First tradesEdit

From 1876, the workshops endeavored to perfect the track system and the rolling stock. It was at the same time generalized within the farm: evacuation of the manure, transport of parts in the workshops, etc. After a little less than a year of tests and improvements, the first elements were marketed: the tracks and a wagon chassis, to be adapted according to the needs of the buyer.

In order to demonstrate the effectiveness of its "portable" railway system, Decauville obtained the concession for the Tramway de Pithiviers à Toury (TPT) which ensured, until 1964, a large traffic in sugar beets as well as occasionally the transport of passengers.

Two years after the episode of the beets, the success of the "Porteur Decauville" is such that elements were sold and delivered to the four corners of the planet, as the table below indicates.[2]

Military useEdit

 
Decauville gondola used by the former Soignes forest railway

The French military became interested in the Decauville system as early as 1888 and chose the 600 mm (1 ft 11+58 in) gauge track to equip its strongholds and to carry artillery pieces and ammunition during military campaigns. Decauville track was used during the French military expeditions to Madagascar and Morocco.

The Maginot Line was built with both external and internal 600 mm railways, the former served by combustion engines pulling supply trains from 1,435 mm (4 ft 8+12 in) standard gauge marshalling yards[3] behind the front, and the latter, served by electric locomotives taking over the loaded wagons inside the fortifications. Tracks inside the fortresses went from the munitions entries in the rear all the way up to the fighting blocks, where ammunition loads were transferred to forward magazines using overhead monorails.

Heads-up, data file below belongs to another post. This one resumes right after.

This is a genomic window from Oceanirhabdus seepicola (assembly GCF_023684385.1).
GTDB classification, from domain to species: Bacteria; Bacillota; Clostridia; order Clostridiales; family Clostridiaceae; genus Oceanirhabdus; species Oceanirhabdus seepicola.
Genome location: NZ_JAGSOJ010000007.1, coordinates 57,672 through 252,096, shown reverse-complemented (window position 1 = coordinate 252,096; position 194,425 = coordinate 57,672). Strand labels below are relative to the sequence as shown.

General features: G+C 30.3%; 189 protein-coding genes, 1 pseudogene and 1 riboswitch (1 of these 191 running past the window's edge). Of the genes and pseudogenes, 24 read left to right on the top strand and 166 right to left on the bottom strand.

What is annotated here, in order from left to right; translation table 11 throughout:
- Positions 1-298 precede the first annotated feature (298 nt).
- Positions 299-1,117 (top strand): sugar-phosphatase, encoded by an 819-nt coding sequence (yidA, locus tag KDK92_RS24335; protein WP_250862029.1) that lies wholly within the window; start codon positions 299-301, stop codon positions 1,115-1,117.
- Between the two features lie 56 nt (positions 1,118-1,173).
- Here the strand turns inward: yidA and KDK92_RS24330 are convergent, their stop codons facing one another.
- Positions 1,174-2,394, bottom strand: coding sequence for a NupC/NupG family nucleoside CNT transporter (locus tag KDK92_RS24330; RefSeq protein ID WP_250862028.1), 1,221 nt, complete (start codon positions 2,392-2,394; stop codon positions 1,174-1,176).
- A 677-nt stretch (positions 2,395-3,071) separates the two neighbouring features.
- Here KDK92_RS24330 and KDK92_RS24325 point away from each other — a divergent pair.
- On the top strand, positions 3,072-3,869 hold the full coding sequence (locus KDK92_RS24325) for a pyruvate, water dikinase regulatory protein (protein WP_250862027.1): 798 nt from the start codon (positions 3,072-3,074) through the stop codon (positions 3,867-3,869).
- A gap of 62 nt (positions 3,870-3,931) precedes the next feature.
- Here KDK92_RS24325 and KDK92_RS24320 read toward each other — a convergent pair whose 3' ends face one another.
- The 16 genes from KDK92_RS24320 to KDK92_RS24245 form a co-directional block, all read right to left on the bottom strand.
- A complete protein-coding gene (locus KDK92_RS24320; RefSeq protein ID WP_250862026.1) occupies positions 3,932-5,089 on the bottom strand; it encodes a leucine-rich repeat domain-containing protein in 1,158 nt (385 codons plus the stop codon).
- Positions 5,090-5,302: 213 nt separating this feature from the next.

Similar feldbahn equipment was used in German South-West Africa where Otavi Minen- und Eisenbahn-Gesellschaft built the 600 mm (1 ft 11+58 in) gauge Otavibahn.[4]

By the First World War, the Decauville system had become a military standard, and the French and British eventually built thousands of miles of trench railway track. The Germans had a similar system, with normalized engines.[5] Decauville light rail track panels were also used in UK munition plants, such as the WW1 National Filling Factories.[6]

Civilian useEdit

Two Decauvilles at the start of the 'One Thousand Miles' from London, on the Crystal-Palace track in April 1900
Tokio station, where passengers boarded the train to Ostende, Argentina (1913)

A Decauville railway was used in the construction of La Plata, Argentina, in the 1880s, and transported dignitaries from the mainline trains to the site of the founding ceremony. It was a 600 mm gauge rail built by the Province of Buenos Aires Railway, and departed from FCBAPE's Ensenada to Lomas de Tolosa (the first station established in the city).[7]

During the 1889 exposition, Shah of Persia Nasereddin Shah who was a visitor got interested in the system and ordered 20 wagons and some rails to be installed in Tehran for Tehran – Rey Railway. Decauville railways were widely used in construction yards, quarries, farms, cane fields and mountain railways up to the 1950s. The company also produced road vehicles and construction engines[citation needed].